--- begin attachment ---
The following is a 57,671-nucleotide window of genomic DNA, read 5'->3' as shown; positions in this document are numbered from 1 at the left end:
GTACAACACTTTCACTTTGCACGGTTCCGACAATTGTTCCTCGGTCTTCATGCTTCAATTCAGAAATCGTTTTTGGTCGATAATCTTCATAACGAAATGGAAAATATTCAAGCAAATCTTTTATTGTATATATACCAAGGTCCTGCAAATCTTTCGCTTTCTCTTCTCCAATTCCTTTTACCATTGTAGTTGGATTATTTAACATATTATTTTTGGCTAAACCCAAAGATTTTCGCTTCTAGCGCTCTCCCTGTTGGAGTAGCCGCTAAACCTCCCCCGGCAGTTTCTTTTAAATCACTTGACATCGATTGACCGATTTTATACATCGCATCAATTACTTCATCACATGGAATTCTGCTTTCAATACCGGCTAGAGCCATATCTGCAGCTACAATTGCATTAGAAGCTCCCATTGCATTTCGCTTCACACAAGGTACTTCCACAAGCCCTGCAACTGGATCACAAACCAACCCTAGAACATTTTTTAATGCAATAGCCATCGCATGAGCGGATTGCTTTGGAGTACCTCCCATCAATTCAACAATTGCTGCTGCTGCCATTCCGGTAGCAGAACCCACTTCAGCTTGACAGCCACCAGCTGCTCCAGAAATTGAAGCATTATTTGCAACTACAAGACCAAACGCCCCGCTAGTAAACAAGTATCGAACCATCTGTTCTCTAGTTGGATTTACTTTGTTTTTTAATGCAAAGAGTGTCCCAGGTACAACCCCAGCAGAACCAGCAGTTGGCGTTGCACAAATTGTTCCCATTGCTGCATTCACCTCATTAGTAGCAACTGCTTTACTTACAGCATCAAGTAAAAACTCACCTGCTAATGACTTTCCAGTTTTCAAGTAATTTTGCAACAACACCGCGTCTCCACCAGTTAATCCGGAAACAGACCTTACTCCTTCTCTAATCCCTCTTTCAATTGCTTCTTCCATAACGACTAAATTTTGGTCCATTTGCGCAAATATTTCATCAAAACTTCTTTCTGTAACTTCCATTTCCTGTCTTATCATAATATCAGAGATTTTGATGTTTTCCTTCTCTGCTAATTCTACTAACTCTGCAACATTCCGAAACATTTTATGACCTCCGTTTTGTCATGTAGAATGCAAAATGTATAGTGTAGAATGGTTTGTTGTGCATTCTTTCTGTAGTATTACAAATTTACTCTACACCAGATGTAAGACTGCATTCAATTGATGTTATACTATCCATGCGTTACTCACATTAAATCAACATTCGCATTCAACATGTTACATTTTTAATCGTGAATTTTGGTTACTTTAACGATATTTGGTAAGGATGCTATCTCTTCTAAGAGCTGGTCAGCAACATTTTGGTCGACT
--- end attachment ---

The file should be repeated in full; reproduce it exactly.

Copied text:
The following is a 57,671-nucleotide window of genomic DNA, read 5'->3' as shown; positions in this document are numbered from 1 at the left end:
GTACAACACTTTCACTTTGCACGGTTCCGACAATTGTTCCTCGGTCTTCATGCTTCAATTCAGAAATCGTTTTTGGTCGATAATCTTCATAACGAAATGGAAAATATTCAAGCAAATCTTTTATTGTATATATACCAAGGTCCTGCAAATCTTTCGCTTTCTCTTCTCCAATTCCTTTTACCATTGTAGTTGGATTATTTAACATATTATTTTTGGCTAAACCCAAAGATTTTCGCTTCTAGCGCTCTCCCTGTTGGAGTAGCCGCTAAACCTCCCCCGGCAGTTTCTTTTAAATCACTTGACATCGATTGACCGATTTTATACATCGCATCAATTACTTCATCACATGGAATTCTGCTTTCAATACCGGCTAGAGCCATATCTGCAGCTACAATTGCATTAGAAGCTCCCATTGCATTTCGCTTCACACAAGGTACTTCCACAAGCCCTGCAACTGGATCACAAACCAACCCTAGAACATTTTTTAATGCAATAGCCATCGCATGAGCGGATTGCTTTGGAGTACCTCCCATCAATTCAACAATTGCTGCTGCTGCCATTCCGGTAGCAGAACCCACTTCAGCTTGACAGCCACCAGCTGCTCCAGAAATTGAAGCATTATTTGCAACTACAAGACCAAACGCCCCGCTAGTAAACAAGTATCGAACCATCTGTTCTCTAGTTGGATTTACTTTGTTTTTTAATGCAAAGAGTGTCCCAGGTACAACCCCAGCAGAACCAGCAGTTGGCGTTGCACAAATTGTTCCCATTGCTGCATTCACCTCATTAGTAGCAACTGCTTTACTTACAGCATCAAGTAAAAACTCACCTGCTAATGACTTTCCAGTTTTCAAGTAATTTTGCAACAACACCGCGTCTCCACCAGTTAATCCGGAAACAGACCTTACTCCTTCTCTAATCCCTCTTTCAATTGCTTCTTCCATAACGACTAAATTTTGGTCCATTTGCGCAAATATTTCATCAAAACTTCTTTCTGTAACTTCCATTTCCTGTCTTATCATAATATCAGAGATTTTGATGTTTTCCTTCTCTGCTAATTCTACTAACTCTGCAACATTCCGAAACATTTTATGACCTCCGTTTTGTCATGTAGAATGCAAAATGTATAGTGTAGAATGGTTTGTTGTGCATTCTTTCTGTAGTATTACAAATTTACTCTACACCAGATGTAAGACTGCATTCAATTGATGTTATACTATCCATGCGTTACTCACATTAAATCAACATTCGCATTCAACATGTTACATTTTTAATCGTGAATTTTGGTTACTTTAACGATATTTGGTAAGGATGCTATCTCTTCTAAGAGCTGGTCAGCAACATTTTGGTCGACT